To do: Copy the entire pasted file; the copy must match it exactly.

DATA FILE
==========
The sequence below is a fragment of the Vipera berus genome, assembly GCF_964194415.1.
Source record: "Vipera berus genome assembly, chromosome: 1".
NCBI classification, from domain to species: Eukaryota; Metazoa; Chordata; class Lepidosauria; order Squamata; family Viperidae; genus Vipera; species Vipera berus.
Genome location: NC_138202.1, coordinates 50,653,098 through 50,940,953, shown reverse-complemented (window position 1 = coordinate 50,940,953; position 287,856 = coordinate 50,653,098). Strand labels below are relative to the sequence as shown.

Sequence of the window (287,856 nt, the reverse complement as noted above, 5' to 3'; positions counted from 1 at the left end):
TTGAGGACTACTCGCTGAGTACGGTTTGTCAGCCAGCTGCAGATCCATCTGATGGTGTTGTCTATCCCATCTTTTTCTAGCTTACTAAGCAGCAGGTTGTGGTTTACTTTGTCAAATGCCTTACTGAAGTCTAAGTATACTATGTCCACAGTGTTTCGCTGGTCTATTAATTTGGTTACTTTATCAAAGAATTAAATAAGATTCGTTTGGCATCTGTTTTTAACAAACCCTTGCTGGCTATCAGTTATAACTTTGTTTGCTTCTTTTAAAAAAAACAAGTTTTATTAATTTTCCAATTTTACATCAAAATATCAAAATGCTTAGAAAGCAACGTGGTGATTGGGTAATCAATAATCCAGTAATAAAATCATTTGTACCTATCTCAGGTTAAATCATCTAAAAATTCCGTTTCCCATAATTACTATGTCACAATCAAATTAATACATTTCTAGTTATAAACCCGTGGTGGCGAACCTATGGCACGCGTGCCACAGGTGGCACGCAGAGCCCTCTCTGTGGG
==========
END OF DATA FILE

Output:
The sequence below is a fragment of the Vipera berus genome, assembly GCF_964194415.1.
Source record: "Vipera berus genome assembly, chromosome: 1".
NCBI classification, from domain to species: Eukaryota; Metazoa; Chordata; class Lepidosauria; order Squamata; family Viperidae; genus Vipera; species Vipera berus.
Genome location: NC_138202.1, coordinates 50,653,098 through 50,940,953, shown reverse-complemented (window position 1 = coordinate 50,940,953; position 287,856 = coordinate 50,653,098). Strand labels below are relative to the sequence as shown.

Sequence of the window (287,856 nt, the reverse complement as noted above, 5' to 3'; positions counted from 1 at the left end):
TTGAGGACTACTCGCTGAGTACGGTTTGTCAGCCAGCTGCAGATCCATCTGATGGTGTTGTCTATCCCATCTTTTTCTAGCTTACTAAGCAGCAGGTTGTGGTTTACTTTGTCAAATGCCTTACTGAAGTCTAAGTATACTATGTCCACAGTGTTTCGCTGGTCTATTAATTTGGTTACTTTATCAAAGAATTAAATAAGATTCGTTTGGCATCTGTTTTTAACAAACCCTTGCTGGCTATCAGTTATAACTTTGTTTGCTTCTTTTAAAAAAAACAAGTTTTATTAATTTTCCAATTTTACATCAAAATATCAAAATGCTTAGAAAGCAACGTGGTGATTGGGTAATCAATAATCCAGTAATAAAATCATTTGTACCTATCTCAGGTTAAATCATCTAAAAATTCCGTTTCCCATAATTACTATGTCACAATCAAATTAATACATTTCTAGTTATAAACCCGTGGTGGCGAACCTATGGCACGCGTGCCACAGGTGGCACGCAGAGCCCTCTCTGTGGG